As Facebook Plans to Roll Out New Cryptocurrency, Tester Grills Official on Cybersecurity and Fraud Prevention
Senator to Facebook: “How can we be assured that our money is going to be there?”
(U.S. Senate) - As Facebook plans their 2020 roll out of Libra-a new global cryptocurrency-U.S. Senator Jon Tester today grilled the project's top executive on its plans to mitigate cybersecurity risks and potential fraud in the wake of the tech giant's misuse of consumer data during the 2016 election.
At today's Senate Banking Committee hearing, Tester prodded the project's head David Marcus on how Facebook intends to protect consumer security, data privacy, and money, if Libra accounts are hacked or stolen.
"In cryptocurrencies like Bitcoin, transactions are final. If somebody gets hacked, there's not much I can do about it," Tester said. "...But if I pull out my driver's license and my credit card falls on the ground, and someone takes that card to Cleveland, Ohio and buys hoverboards with it, the bank always makes [the customer whole], it's immediate. The question is will it be immediate in your case?"
In response to Tester's concerns about contingencies for a financial crash similar to the run on banks in 2008, Marcus responded that Libra-unlike other cryptocurrencies-will be backed by a one-to-one reserve fund composed of bank deposits and government securities that will stabilize its value. He also reported that Facebook plans on setting up a 24/7 customer service hotline that will provide account recovery and fraud protection.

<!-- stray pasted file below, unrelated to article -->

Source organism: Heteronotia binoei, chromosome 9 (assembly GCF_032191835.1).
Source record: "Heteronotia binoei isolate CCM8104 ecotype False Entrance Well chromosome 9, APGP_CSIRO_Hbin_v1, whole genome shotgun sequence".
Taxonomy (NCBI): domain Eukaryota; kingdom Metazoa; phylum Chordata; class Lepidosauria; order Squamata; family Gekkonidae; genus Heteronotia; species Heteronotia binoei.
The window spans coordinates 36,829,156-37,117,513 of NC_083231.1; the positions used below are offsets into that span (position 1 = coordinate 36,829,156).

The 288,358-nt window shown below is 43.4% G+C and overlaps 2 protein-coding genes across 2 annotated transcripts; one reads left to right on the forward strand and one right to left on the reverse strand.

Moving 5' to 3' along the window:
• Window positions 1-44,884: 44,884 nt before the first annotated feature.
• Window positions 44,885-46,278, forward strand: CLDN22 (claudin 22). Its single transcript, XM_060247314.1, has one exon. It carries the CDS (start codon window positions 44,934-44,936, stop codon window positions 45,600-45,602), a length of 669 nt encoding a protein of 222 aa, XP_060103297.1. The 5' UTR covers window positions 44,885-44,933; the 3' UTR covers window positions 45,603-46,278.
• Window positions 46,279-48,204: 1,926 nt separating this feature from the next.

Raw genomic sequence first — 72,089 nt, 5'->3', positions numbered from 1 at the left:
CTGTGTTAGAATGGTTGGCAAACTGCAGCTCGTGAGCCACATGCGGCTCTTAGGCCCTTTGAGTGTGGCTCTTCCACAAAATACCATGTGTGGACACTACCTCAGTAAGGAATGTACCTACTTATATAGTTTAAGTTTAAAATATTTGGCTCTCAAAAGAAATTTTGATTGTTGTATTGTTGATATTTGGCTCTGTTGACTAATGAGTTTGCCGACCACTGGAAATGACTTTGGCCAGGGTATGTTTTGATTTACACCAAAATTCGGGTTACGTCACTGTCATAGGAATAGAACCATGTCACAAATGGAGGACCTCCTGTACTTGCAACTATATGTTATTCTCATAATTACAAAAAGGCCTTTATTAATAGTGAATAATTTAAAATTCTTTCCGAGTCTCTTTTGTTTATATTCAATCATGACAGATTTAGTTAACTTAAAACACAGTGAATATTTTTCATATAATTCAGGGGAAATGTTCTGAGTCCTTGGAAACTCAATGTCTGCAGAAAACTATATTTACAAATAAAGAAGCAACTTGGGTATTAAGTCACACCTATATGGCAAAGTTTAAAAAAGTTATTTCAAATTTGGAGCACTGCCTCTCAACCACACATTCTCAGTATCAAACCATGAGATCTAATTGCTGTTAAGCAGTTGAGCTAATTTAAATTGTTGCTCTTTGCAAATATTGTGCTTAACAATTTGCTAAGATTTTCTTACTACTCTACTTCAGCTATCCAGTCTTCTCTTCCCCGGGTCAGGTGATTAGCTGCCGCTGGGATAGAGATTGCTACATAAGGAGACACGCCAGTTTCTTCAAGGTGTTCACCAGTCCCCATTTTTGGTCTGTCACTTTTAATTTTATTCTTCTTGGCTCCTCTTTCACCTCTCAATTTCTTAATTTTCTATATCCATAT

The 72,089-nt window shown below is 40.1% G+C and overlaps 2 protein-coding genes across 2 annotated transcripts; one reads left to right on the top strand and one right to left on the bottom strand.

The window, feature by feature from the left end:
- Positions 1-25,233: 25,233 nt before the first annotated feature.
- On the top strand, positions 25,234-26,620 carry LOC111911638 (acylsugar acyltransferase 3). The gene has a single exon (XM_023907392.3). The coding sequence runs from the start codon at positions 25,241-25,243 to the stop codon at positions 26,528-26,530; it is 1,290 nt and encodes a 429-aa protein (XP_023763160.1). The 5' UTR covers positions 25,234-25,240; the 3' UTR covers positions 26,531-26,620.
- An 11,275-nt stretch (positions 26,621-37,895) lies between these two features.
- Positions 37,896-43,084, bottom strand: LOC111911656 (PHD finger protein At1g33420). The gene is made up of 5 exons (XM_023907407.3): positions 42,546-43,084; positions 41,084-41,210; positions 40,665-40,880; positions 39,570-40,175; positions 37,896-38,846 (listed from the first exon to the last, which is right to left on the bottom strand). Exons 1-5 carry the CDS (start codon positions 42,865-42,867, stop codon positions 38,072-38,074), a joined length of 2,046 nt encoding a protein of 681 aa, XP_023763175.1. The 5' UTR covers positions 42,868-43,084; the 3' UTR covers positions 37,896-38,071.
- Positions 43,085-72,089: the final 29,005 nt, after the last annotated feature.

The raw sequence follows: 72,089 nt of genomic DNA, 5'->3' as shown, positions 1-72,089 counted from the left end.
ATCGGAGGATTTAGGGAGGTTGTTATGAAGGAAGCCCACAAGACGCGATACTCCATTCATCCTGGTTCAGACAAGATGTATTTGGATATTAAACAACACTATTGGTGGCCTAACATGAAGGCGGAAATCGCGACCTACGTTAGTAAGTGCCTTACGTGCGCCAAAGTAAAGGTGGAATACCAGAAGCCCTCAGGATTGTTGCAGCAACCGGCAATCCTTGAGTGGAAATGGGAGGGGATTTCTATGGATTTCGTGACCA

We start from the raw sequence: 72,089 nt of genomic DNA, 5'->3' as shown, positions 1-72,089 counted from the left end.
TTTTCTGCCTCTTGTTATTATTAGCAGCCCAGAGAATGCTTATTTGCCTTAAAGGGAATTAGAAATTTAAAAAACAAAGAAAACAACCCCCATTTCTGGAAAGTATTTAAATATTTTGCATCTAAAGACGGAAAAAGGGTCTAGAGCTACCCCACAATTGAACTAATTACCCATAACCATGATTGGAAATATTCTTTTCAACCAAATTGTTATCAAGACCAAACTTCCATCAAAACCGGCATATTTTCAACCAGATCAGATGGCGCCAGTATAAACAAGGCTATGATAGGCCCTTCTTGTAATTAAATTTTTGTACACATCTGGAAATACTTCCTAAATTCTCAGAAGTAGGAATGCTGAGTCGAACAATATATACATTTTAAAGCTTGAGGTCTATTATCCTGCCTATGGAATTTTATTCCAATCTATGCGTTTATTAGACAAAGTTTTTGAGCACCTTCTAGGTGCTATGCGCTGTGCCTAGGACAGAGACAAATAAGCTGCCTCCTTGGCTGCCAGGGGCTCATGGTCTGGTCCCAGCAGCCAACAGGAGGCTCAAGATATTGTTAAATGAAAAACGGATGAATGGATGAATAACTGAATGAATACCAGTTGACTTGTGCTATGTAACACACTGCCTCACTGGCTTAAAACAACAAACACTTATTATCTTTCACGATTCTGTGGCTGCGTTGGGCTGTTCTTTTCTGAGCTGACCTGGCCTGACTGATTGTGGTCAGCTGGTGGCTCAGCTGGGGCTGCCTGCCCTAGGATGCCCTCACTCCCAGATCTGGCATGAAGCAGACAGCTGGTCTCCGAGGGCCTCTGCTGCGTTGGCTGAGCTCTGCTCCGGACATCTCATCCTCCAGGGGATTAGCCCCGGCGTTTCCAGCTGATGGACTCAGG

Facebook claims that the digital currency is intended to allow people to send money online cheaper and faster, and open up more access to financial services. Tester and his colleagues acknowledged those benefits while raising concerns that bad actors could potentially abuse the system.
"Facebook hasn't been meritorious-and I'm being generous-because quite frankly there are people on Facebook that are doing stuff all the time that have a different agenda than what's right," Tester said. "The past performance of Facebook has not been aggressive enough. And it has had some pretty negative impacts on some stuff worldwide. How are you going to prevent bad actors from using this?"
Facebook's history of mishandling consumer data and relaxed approach to policing harmful users has raised questions about whether the cryptocurrency will enable bad actors to abuse the program. Tester also raised concerns about the risks of money laundering and terrorism financing, as well as potential threats to consumer protections and data privacy.
Tester has been an outspoken critic of both corporate and government overreach, persistently defending the privacy rights of Montanans. Last year, he grilled tech executives from America's largest companies on their data collection and privacy practices and he has consistently criticized the mass collecting and selling of consumer data by large corporations.
Watch Tester's full remarks at today's Banking Committee hearing HERE.